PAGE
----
Seeing as how National Farm Safety Week is now behind us, perhaps bringing this topic up is a day late and a dollar short. Then again, is it ever the wrong time to discuss farm safety?
    I’m going to believe that is not the case for the folks reading this column. When you choose farming as your way of life, safety ranks among the top concerns. I don’t think of farmers as being ignorant of the dangers their choices possess. I think of them as being confident that they’ve done this a million times before and all went well, why would it go wrong this time?
    During the dog days of summer, between my sophomore and junior years of high school, a simple choice my dad made in the heat of the moment ended in a helicopter landing in the field. Dad was chopping hay on a sloped spot behind our barn; he yanked on the pull cord to release the draw pin and continued on to hook up the waiting empty wagon. As he did, the full box started to roll down the hill. Upon the quick realization that the full box of fresh haylage was headed for the woods, he launched out of the tractor and grabbed the tongue of the wagon and turned it with all his might. One man’s rush of adrenaline was no match for a chopper box filled to the brim. As he turned, it knocked him down and rolled him underneath the box as it rolled on its way.
    Peter was the first on the scene, as he was driving the tractor for the next load. I remember being in the house watching television as he came across the two-way radio calling to Mom for help. I entertained my siblings as she flew out to the scene. The ambulance crew quickly assessed his injuries; a punctured lung, shattered hip, and a myriad of other things, and called for MedFlight. The helicopter landed in our hay field and lifted him out and off to LaCrosse.
    From this point my memory is a bit spotty. I recall milking cows, hanging out laundry when a neighbor pulled up with a box of groceries that included pickles and potato chips, and many trips to La Crosse. My youngest brother Tony celebrated his birthday in the hospital with Dad, driving his new tricycle up and down the hallways. Dad was in traction for many weeks, and had a hospital bed in the living room when he finally came home. We rented a golf cart to let him cruise around the farm as he was healing. He recovered and walked with a pronounced limp for years due to the hip, and has had subsequent replacements (those parts aren’t warrantied for the hard working lifetime of a farmer).
    This was by far the worst accident he’s had in all his years of farming. Don’t read this to think it was his only one. He had an altercation with a PTO while filling silo that pulled the skin off his arm shortly before I was born. He broke his leg climbing a gate and slipping off. It’s likely there are others that I don’t even know about – both close calls and actual hospital runs.
    Farming is his dream job, so he carries on.
    Nearly two and a half weeks ago, our dear chopper operator, Ray Baby, made a quick mistake while getting ready to come to our farm and finish fourth crop. He reached into the chopper head to assess the knives without pausing to turn off the machine. This misstep resulted in the loss of his entire pinkie, and part of his ring finger and middle finger on his right hand. To be fair, it could have been much worse; the glove he had on could have caused his entire hand to have been pulled into the chopper head. A new member of his crew was at the shop with him and delivered him to the hospital for surgery and stitches.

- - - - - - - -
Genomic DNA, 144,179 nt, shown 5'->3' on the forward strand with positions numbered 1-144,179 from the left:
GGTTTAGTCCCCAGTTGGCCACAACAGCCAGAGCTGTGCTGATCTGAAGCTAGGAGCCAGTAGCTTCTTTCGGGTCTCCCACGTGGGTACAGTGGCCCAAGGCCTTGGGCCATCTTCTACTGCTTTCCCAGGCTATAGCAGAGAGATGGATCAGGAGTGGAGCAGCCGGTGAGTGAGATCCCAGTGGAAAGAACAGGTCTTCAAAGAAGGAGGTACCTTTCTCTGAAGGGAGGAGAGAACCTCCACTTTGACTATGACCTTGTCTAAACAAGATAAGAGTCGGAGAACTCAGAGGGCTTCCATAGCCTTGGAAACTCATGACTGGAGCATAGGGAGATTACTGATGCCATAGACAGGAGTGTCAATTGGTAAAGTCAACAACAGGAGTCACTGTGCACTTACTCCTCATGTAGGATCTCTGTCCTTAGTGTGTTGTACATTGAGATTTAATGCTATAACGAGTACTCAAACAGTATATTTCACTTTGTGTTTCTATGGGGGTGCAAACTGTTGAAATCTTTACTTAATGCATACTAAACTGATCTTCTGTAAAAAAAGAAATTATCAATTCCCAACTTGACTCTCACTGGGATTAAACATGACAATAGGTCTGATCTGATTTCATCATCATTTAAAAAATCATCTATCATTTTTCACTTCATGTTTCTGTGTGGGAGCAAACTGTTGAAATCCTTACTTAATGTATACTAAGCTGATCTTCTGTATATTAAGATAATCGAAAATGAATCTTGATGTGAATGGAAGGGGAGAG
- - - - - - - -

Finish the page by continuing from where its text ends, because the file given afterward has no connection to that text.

Now as we start chopping corn, there’s our beloved Ray Baby, at the helm. You can find him climbing in and out of the chopper, tightening up springs on things, maneuvering his right hand with caution so as not to bump it on anything. The stitches are out. He is working on flexing his fingers, while sporting some interesting facial expressions that give us an insight to the pain of his healing. As I warned him that he may find his way into my column, he said, “Tell them it can happen to anybody.” The other guys in the crew chimed in with tales of other farmers, coming to the conclusion that it seems people get too comfortable with their machines and their own abilities. The consensus was that every farmer most likely has at least one chilling story of a close call or a hospital visit.
    Ray is about the most easygoing guy you’ll ever meet. He has a delightful ability to move on and make the best of his situation. He has resumed pounding out songs on the drums with his band and is adapting how he works on machinery. As I ask the boys if they’d like to see his hand (as a mother does, trying to scare them into safety), Ray quips, “I’ll give you a high two!” I shake my head and roll my eyes, and he reminds me (and himself) it could have been far worse.
    Jacqui and her family milk 800 cows and run 1,200 acres of crops in the northeastern corner of Vernon County, Wis. Her children, Ira (12), Dane (10), Henry (5) and Cora (toddler), help her on the farm while her husband, Keith, works on a grain farm. If she’s not in the barn, she’s probably in the kitchen, trailing after little ones, or sharing her passion of reading with someone. Her life is best described as organized chaos – and if it wasn’t, she’d be bored.